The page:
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What kind of dog treats?

17 years ago

We adopted a dog from the Humane Society on Sunday and I can't for the life of me figure out what treats to give him. There are just so many to choose from. He's 4, so fully grown, not a puppy.

I remember reading somewhere to be careful of rawhide things because the dog can chew it and choke, but isn't that pretty much true of anything?

I'm looking for treats to give him when he's been an exceptionally good boy, or when I need to keep him occupied for a little while (like when I'm leaving for work in the morning). I need something that he can chew on for a while that will last. I've heard people mention stuffing Kong toys with stuff, but what kind of stuff? I think that's the kind of treat I'm looking for. My parents used to get some sort of bones from the butcher and keep them frozen and give them to the dog. Is that ok? What are they called?

Thanks! I'm so excited for our new dog. He's such a great boy!!

Comments (22)

  • 17 years ago

    Rawhide and the greenie chews are not good as they can get caught in the dog's digestive system and require surgery to remove. I use Nylabones, the very hard type for my dog as she is large and chews with great gusto, but they have varieties for many types of chewers. They last a long time and the dogs like them. Also, just plain old Milk Bone biscuits for rewards and I love Healthy Balance dog food for meals. It's expensive, but contains all the vitamins and nutrients they need for great coats and healthy digestive systems. She rarely has stomach problems unless someone slips her some human goodies cause she's so cute.

    Good luck with your new dog.

  • 17 years ago

    The chewies that my dogs and I agree on (safety and nutrition are my critieria, taste is their's) ~ Raw knuckle bones but only under supervision (no smoked bones). Stuffed kongs if I'm leaving them for a long time - you can stuff their breakfast in a kong, or just smear the kong with peanut butter and smush in a banana. Bully sticks. Very safe chew, that will keep them busy for maybe an hour, and they love them. Yes skip the rawhide, skip the pig's ears. I use kibble for training treats, any high quality brand, or homemade treats - liver snacks are a favorite. Snips of hot dog are a 'high value' treat when needed to train or reward.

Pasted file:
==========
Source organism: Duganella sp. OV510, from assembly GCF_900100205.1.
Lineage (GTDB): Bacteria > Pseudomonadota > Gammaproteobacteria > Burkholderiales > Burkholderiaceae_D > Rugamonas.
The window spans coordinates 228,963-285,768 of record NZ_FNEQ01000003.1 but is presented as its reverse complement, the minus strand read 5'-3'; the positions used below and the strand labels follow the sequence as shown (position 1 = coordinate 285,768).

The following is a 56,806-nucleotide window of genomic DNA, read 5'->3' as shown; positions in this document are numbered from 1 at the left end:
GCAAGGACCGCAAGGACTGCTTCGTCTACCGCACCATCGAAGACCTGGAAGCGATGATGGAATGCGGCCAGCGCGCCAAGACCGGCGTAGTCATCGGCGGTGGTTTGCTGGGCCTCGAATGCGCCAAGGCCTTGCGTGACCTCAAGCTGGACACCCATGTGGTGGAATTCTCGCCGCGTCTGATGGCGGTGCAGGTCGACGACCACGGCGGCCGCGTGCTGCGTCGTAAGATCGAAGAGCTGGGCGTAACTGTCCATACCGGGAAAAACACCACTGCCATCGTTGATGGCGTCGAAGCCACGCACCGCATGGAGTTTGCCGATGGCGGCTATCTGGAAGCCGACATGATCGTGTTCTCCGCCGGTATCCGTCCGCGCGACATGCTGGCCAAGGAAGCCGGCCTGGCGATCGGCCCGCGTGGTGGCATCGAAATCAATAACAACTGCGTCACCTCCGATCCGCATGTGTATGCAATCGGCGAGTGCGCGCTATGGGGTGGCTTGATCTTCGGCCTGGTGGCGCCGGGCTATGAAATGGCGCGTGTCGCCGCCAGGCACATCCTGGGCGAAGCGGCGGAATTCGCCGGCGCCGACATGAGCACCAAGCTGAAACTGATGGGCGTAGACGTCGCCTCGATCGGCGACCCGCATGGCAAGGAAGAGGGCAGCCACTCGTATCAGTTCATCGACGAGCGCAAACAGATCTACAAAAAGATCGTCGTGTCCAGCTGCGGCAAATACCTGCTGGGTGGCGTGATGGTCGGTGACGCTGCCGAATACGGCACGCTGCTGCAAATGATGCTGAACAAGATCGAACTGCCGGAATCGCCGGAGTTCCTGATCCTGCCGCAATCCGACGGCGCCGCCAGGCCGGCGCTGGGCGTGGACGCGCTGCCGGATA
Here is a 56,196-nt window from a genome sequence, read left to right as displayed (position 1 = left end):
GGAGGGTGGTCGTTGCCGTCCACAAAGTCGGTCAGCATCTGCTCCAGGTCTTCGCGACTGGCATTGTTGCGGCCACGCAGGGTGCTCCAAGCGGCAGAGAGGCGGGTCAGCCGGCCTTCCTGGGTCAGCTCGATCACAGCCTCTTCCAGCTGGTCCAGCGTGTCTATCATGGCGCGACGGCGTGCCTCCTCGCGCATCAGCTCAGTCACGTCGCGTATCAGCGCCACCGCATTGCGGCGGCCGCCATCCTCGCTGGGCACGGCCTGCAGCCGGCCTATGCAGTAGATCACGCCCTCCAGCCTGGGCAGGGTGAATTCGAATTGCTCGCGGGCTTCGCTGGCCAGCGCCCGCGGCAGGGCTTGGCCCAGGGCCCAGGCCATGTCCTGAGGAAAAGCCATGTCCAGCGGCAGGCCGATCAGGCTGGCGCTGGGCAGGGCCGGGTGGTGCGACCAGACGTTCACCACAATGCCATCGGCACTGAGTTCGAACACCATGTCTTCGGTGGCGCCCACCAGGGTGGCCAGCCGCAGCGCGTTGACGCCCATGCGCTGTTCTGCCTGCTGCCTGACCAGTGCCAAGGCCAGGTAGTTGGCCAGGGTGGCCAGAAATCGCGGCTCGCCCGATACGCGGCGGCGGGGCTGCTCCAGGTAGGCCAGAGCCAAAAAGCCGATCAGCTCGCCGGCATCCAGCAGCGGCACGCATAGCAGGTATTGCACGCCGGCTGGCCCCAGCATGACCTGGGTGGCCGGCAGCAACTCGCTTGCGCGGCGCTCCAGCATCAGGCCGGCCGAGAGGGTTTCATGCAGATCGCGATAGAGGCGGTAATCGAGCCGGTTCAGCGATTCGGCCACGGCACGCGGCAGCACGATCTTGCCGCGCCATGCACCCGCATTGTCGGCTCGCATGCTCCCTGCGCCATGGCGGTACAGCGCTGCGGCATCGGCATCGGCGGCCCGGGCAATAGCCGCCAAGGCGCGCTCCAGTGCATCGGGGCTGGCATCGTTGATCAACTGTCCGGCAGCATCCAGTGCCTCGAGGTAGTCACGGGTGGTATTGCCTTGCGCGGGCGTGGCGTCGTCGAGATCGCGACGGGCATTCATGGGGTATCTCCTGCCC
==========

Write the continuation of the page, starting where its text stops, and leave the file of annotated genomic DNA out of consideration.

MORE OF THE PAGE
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  • 17 years ago

    Congrats on your new dog. What's his name and please post a pic.

    I usually give those baby carrots, Nutro treats (same type of food I feed), marrow bone from butcher (fully cooked, cleaned of all marrow and rinsed well) and the marrow bones are only an occasional treat. I think that's what your thinking of.

    I like the kong thing only my guys give up before they get the treat! They are the laziest, even tho there's food inside. I think for training, I would just use pieces of the food you are feeding him for treats. You don't want to create a weight problem, and training time calls for lots of treats.

    No rawhide, pigs ears or greenies.

    Best of luck to you!

  • 17 years ago

    I thought peanut butter was in the list of bad foods for dogs. Mine never get peanut butter. Or any dairy but they are lactose intolerant:-)
    I do like to cook turkey sausage then put pieces inside kongs. The sausage is rubbery and hard for them to get out. A roll costs about a dollar or so and that's about 10 slices/patties. I buy the frozen rolls and cook them for our breakfast sometimes and the dogs get leftovers in Kongs.
    My dogs will not touch the nylabone unless they are extremly bored. One has lasted for several years now.

  • 17 years ago

    Thank you! The baby carrots are a great idea, I remember our old dog loving them. I'll look for the other things you all suggested as well. He doesn't seem very food motivated so I think I'm going to need some very special treats if I want to do any serious training.

    Our dog's name is currently Sam. I say currently because we didn't like the name he came with from the pound and we've spent days trying to think of a new one. This one seems to be sticking, for now. His picture is in the link. He's awesome!!

    Here is a link that might be useful: {{!gwi}}

  • 17 years ago

    The only chew treats I allow my dogs to have is the bully stick. Pieces cannot be broken off, so there is no choking hazard. Only thing is I will take it away when it gets small enough where they can't hold it in their paws.

  • 17 years ago

    My vet says too much peanut butter can cause pancreatitis down th line but in moderation it's ok and she feeds it to her dogs.


    Training and rewards: Charlee Bear liver treats. Very pocket friendly.

    Settle down time: Medium Kong with Grreat Choice (petsmart) medium biscuits, dipped in peanut butter then wedged inside peanut butter side down.

    Special occasions: American beefhide bones from Petco. Only place I know of the get the American bones.